11. bulkatron

    bulkatron Member

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    I have no problem with players moving to where they want to go, and conversely I am OK with incentivizing but not forcing players to stay.

    But I would say that when one team has Curry, Durant, Green, and Thompson - 4 potential All-Stars and two MVP candidates - that a frank look at the current parity in the modern NBA is a necessity. I think that's the main thrust of what Silver was saying.
     
  12. amaru

    amaru Member

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    Will be interesting to see what, if anything, he does about it.
     
  13. PhiSlammaJamma

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    Market as in money. There is little to no difference between GS and OKC.
     
  14. Pizza_Da_Hut

    Pizza_Da_Hut I put on pants for this?
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    The concern present is that one NBA team now has 4 of the top 20 stars in the NBA on it. Then Cleveland has 3/2. That means, 28 teams have to split 13/14 top 20 NBA players. That makes sense to me.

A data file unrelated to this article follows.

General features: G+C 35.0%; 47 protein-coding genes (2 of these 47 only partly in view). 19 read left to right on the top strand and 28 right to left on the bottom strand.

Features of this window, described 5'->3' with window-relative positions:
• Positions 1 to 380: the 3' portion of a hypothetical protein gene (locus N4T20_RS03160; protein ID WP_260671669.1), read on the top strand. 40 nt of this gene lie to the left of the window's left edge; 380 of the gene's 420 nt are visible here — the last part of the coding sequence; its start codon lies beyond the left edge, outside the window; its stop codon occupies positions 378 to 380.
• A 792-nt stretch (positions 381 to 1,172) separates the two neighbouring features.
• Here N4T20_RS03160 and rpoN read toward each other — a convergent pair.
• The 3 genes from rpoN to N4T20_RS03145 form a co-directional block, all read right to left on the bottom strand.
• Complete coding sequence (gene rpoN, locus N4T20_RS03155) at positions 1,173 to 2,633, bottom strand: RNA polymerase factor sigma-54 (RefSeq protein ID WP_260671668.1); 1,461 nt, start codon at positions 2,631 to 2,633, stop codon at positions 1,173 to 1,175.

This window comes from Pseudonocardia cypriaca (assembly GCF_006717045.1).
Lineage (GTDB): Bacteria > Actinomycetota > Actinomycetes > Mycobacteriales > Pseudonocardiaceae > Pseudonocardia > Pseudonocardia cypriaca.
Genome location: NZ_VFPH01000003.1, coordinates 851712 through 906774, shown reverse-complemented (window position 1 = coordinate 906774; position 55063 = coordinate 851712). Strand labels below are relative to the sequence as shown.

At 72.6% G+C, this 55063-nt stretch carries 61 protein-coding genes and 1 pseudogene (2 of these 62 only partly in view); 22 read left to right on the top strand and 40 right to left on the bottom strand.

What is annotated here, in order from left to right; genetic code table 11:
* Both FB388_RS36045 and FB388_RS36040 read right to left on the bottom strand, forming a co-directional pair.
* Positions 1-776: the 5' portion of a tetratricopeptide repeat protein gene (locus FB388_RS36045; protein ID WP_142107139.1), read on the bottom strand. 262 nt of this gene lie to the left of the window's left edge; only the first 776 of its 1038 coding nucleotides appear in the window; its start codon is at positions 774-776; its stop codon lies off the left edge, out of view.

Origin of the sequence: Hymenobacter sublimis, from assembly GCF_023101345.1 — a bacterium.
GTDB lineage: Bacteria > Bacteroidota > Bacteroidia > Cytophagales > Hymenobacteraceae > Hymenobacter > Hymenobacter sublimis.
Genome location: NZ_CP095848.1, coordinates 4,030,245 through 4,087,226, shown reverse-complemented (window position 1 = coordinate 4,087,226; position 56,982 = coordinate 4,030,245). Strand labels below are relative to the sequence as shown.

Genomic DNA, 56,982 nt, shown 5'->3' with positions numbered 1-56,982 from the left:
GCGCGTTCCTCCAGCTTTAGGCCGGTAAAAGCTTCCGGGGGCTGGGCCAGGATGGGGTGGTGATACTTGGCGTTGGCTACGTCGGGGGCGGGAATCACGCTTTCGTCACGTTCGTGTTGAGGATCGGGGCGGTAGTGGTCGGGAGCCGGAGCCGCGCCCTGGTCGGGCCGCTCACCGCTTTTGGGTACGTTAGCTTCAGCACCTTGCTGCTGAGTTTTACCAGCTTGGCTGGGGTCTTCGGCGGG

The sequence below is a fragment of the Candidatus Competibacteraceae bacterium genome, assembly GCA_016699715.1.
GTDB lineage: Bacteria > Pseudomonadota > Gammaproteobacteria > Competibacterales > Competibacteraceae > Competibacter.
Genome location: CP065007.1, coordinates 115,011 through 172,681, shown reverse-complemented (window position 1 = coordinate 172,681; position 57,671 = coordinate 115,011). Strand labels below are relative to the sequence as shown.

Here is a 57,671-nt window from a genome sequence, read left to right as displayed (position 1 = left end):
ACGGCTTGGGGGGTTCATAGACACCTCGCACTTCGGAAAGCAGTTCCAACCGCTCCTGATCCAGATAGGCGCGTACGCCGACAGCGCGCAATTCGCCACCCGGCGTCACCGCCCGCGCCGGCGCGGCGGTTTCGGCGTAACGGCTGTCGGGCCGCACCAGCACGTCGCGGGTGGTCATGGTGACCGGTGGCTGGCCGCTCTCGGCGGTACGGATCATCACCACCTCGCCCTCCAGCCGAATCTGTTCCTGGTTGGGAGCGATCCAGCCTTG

Look at it another way, if each of the top 20 players in the NBA were split up and on different teams, that means in any given year more than half the league has a top 20 player. That's great for ratings, that's great for fan draw, and that's great for parity. Furthermore, of those 20, conceivably 16 will make the playoffs with 4 sitting on the outside looking in. This will make the playoffs more entertaining and dynamic, more upsets, more basketball to watch.